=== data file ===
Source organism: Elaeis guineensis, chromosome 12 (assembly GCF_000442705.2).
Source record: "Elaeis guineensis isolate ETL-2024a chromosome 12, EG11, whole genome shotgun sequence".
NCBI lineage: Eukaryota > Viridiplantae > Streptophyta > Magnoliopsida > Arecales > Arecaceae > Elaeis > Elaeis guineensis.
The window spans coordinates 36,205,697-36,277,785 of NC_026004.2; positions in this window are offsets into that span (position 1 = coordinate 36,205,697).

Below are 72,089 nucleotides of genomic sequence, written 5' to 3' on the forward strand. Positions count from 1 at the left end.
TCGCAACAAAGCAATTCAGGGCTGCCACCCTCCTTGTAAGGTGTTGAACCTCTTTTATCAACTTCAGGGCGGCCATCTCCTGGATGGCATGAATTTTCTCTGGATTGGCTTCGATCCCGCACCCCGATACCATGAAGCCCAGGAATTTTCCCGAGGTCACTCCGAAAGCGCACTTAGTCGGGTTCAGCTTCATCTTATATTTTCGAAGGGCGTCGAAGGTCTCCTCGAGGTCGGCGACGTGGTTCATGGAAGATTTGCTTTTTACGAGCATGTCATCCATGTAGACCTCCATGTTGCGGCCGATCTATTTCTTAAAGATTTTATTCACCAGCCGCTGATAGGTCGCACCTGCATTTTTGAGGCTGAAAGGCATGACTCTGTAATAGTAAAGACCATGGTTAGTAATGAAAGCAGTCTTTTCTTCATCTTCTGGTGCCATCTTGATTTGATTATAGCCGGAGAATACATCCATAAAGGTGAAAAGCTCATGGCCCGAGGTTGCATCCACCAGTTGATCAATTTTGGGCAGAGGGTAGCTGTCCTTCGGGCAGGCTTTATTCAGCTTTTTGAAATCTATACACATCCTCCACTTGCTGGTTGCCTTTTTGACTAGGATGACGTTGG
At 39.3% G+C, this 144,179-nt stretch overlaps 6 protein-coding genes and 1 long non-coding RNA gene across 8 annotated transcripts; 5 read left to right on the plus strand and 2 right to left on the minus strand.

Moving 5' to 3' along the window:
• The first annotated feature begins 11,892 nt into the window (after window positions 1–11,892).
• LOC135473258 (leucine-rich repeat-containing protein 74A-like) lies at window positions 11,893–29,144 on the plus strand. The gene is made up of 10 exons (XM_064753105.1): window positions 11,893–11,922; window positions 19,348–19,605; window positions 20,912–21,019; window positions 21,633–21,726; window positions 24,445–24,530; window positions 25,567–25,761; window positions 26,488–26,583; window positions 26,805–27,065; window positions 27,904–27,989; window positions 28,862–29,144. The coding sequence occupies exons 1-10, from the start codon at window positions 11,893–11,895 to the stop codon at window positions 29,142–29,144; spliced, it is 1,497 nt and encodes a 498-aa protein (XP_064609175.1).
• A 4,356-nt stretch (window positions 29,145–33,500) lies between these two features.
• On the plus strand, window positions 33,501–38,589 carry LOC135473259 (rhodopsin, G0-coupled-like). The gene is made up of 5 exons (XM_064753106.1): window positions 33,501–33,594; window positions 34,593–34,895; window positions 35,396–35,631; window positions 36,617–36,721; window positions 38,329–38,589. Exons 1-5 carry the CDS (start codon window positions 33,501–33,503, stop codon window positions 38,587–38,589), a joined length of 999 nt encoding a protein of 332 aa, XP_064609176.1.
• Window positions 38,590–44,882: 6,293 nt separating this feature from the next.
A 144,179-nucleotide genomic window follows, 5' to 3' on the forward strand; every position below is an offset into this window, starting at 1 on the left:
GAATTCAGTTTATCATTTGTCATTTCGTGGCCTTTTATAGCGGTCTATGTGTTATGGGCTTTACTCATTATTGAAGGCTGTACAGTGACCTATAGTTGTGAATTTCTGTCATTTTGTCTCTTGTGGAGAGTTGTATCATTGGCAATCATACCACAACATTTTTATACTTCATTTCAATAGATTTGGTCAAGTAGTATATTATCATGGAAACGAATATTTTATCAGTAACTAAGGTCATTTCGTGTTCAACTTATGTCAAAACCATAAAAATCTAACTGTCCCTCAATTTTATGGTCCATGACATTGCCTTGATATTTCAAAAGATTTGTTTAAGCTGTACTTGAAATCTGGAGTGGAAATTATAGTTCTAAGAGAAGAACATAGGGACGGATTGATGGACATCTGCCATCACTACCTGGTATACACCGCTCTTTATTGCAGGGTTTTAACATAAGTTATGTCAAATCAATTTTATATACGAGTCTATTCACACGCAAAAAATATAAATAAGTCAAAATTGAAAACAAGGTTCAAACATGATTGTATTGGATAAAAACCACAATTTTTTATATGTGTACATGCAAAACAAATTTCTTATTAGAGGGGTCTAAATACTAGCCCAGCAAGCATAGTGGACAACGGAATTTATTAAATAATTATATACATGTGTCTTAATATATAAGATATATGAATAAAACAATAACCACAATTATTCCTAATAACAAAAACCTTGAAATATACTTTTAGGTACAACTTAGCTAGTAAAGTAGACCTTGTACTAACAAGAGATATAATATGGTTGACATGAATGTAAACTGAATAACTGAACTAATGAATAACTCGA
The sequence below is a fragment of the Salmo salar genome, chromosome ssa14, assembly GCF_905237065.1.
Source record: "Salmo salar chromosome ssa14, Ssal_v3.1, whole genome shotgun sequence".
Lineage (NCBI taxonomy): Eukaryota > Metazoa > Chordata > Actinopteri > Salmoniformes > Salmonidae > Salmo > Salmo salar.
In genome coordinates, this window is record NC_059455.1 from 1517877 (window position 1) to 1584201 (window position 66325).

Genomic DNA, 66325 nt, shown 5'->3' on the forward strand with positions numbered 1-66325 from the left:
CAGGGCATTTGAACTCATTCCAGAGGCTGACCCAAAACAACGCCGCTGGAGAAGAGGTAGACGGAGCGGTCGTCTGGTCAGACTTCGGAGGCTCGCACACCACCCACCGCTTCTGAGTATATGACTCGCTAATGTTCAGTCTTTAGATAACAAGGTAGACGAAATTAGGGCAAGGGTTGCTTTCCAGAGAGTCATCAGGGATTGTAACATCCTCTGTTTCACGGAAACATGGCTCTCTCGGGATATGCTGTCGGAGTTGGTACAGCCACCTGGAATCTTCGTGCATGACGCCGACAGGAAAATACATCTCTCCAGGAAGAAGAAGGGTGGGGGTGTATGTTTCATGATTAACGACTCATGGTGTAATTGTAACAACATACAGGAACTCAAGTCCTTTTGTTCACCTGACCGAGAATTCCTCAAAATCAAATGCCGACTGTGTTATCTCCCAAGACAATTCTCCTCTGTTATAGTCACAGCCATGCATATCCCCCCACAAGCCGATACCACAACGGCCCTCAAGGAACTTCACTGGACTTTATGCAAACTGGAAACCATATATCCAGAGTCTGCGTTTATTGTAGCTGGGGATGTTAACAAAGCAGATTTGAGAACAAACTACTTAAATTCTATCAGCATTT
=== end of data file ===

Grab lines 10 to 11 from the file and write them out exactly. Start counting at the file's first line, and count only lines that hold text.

• LOC135473258 (leucine-rich repeat-containing protein 74A-like) lies at window positions 11,893–29,144 on the plus strand. The gene is made up of 10 exons (XM_064753105.1): window positions 11,893–11,922; window positions 19,348–19,605; window positions 20,912–21,019; window positions 21,633–21,726; window positions 24,445–24,530; window positions 25,567–25,761; window positions 26,488–26,583; window positions 26,805–27,065; window positions 27,904–27,989; window positions 28,862–29,144. The coding sequence occupies exons 1-10, from the start codon at window positions 11,893–11,895 to the stop codon at window positions 29,142–29,144; spliced, it is 1,497 nt and encodes a 498-aa protein (XP_064609175.1).
• A 4,356-nt stretch (window positions 29,145–33,500) lies between these two features.